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Stem Cell Res Ther. 2012 Mar 19;3(2):10. doi: 10.1186/scrt101.

Dormancy in the stem cell niche.

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Department of Life Sciences, Division of Cell and Molecular Biology, Imperial College London, Sir Alexander Fleming Building, South Kensington Campus, London, SW7 2AZ, UK.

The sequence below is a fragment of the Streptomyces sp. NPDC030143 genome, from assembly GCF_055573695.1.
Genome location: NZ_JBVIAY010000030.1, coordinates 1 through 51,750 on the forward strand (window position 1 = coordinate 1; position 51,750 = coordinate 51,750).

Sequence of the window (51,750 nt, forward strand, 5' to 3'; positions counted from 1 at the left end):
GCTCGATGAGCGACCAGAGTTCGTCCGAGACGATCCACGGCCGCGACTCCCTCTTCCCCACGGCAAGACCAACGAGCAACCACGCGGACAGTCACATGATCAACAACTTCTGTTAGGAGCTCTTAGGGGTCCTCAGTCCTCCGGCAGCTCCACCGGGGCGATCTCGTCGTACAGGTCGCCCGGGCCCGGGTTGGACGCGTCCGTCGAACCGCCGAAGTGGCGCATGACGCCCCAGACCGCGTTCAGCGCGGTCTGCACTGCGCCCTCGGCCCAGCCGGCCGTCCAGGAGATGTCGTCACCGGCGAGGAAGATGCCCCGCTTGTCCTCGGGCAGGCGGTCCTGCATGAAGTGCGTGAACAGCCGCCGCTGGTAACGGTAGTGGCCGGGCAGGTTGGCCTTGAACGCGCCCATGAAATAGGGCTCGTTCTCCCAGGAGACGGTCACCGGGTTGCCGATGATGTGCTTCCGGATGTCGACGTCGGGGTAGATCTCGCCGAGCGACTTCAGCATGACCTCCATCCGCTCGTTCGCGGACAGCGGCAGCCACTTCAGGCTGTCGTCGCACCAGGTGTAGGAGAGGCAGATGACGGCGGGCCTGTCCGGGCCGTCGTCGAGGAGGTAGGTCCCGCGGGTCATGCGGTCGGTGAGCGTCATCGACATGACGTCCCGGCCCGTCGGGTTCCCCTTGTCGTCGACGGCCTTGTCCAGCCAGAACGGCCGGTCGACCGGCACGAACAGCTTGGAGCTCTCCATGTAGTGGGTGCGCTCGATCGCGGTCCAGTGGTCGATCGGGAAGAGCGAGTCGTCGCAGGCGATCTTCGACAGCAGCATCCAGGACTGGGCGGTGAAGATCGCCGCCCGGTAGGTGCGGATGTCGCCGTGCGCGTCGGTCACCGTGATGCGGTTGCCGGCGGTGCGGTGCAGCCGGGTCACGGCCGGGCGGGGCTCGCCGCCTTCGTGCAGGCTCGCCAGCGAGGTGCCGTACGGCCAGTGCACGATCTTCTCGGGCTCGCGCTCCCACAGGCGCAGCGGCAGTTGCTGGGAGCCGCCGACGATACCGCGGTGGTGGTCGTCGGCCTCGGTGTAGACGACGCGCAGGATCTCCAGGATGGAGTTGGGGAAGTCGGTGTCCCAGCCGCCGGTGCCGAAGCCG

Tissues characterized by constant turnover contain post-mitotic, terminally differentiated cells originating from highly proliferative progenitors, which in turn derive from a relatively small population of stem cells. At the population level, self-renewal and differentiation are the possible outcomes of stem cell proliferation; overall, however, stem cells are quiescent if compared with their direct progeny. The recent discovery of a particularly quiescent, or dormant, subpopulation of hematopoietic stem cells (HSCs) raises a number of fundamental questions. As stem cell fate is influenced by the signals integrated by the stem cell niche, will dormant HSCs reside in specific dormant niches? Is the mechanism of dormancy common to multiple regenerating tissues or specific to the hematopoietic system? If cancer is maintained by a few cancer stem cells, do they also contain a subpopulation of dormant cells, and could this be exploited for therapeutic purposes?

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